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Enslaved Children Freed After Being Forced to Make Christmas decorations

#1 one...two...tree


    carbon filter

Posted 05 December 2012 - 07:38 PM

Police and child advocates broke padlocks andbusted down doors in a surprise raid of a sweatshop in India,only to find a group of children imprisoned who had been forced to makeChristmas decorations.

The children, as young as 8 years old, were keptin rooms approximately six feet by six feet and had been forced to work up to19-hour days making the decorations, which advocates believe may have beenintended to be sold on the cheap in the United States.

Human rights group Global March for Children ledthe raid, but also got help from former British Prime Minister Gordon Brown,who now serves as the United Nations special envoy for global education.

The 14 children who were freed are now in theprocess of being reunited with their families, who are scattered across India.

Brown released video to ABC News and Yahoo! Newsrevealing what he says were the illegal conditions in which the children in Delhi werediscovered.

"There is no parent in the world who wouldever want their child to be subjected to conditions that you see in these filmsof children in dingy basements, without air, without food, without proper care,being forced into child labor for all these hours of the day. I think everyparent who sees these films will want this practice brought to an end asquickly as possible."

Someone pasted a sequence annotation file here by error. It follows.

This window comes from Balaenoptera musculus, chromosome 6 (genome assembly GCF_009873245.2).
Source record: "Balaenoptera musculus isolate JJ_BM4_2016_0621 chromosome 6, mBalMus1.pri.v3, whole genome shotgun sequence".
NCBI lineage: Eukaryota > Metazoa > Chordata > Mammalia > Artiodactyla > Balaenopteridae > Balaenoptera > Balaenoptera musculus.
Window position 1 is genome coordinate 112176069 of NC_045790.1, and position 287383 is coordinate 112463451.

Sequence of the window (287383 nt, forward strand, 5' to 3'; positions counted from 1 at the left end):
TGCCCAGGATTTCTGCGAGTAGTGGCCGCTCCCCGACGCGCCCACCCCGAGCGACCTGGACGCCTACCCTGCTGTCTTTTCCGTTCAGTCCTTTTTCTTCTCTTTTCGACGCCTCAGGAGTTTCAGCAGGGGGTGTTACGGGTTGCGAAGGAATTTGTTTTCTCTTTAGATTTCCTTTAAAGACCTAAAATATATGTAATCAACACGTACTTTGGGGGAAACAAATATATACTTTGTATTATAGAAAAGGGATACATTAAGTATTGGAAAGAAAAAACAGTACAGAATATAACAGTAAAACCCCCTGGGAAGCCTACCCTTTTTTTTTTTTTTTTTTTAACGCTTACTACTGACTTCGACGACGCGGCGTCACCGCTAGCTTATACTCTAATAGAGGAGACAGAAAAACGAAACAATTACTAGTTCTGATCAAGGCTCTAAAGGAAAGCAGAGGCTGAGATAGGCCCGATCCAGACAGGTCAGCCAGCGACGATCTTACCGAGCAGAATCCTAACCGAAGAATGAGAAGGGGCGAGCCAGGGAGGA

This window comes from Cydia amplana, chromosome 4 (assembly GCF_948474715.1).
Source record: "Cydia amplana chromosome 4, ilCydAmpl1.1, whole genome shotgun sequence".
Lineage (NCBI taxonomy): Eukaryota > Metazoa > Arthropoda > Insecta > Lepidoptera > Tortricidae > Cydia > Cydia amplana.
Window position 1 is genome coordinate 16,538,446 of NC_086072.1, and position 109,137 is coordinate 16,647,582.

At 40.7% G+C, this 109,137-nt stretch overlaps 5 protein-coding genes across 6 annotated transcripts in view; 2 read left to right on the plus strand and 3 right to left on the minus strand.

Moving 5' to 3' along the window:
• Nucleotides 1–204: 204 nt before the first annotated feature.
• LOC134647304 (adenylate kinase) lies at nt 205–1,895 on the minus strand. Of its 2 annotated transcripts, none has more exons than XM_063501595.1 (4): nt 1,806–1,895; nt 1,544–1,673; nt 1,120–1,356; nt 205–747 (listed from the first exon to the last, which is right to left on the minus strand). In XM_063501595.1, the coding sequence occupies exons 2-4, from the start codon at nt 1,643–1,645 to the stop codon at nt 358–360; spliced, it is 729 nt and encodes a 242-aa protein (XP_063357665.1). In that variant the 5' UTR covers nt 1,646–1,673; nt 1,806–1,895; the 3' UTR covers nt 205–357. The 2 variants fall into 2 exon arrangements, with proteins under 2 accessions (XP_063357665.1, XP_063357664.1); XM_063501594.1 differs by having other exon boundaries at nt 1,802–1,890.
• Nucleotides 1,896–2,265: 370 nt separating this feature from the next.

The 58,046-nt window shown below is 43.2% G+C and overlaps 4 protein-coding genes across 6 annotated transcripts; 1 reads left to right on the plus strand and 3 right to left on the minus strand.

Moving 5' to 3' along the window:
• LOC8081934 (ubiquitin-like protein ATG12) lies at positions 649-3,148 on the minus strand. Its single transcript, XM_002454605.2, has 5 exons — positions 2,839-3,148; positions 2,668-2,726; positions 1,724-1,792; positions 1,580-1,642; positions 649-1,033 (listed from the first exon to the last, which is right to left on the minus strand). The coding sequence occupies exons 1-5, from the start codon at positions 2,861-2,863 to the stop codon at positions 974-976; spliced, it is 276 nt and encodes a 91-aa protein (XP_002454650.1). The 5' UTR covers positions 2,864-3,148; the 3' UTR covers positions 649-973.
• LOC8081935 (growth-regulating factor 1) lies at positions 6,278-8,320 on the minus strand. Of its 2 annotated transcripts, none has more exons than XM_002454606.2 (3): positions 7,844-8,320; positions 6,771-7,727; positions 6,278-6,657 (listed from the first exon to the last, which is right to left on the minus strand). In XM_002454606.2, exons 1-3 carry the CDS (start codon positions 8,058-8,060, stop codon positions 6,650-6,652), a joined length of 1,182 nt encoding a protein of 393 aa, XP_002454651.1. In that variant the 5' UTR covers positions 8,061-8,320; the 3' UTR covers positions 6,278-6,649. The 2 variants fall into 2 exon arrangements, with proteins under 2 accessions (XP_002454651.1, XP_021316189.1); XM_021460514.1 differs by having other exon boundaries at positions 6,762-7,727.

Child advocates sayAmerican consumers would likely never know the origin of goods made with childlabor, which Brown says has become a global epidemic that needs to be solved.

Ina push to garner more attention on the issue worldwide, Brown's office releaseda new report today, "Child Labour and Educational Disadvantage – Breakingthe Link, Building Opportunity," which says 91 million children in theglobal workforce are younger than 12 years old.

Inthe case of the children rescued in Delhi, he says they wereboth injured and scared.

"Some of them are lacerated because they'reworking with glass. And we found these children in this basement. They were notbeing paid," he said. "They had been trafficked themselves. And they weremaking these Christmas decorations that were being sold in our shops and ourweb sites in the West."

Priyanke Ribhu of Global March says many childrenin India areoften lured away from their parents by gangmasters who befriend their parentsin the remote villages where they live. The gangmasters reportedly promiseparents their kids will be taken to a better place where they will be provideda real education and many great opportunities they could not receive in theirvillages. Parents are also often told the children will be able to send moneyback home to help their families.

Far too often, Ribhu says, the children simply endup locked away behind padlocks only to work 17-,18-, even 19-hour days with noone to help them. Ribhu says holiday decorations similar to those discovered inthe recent raid can be found on eBay and in other marketplaces online or instores.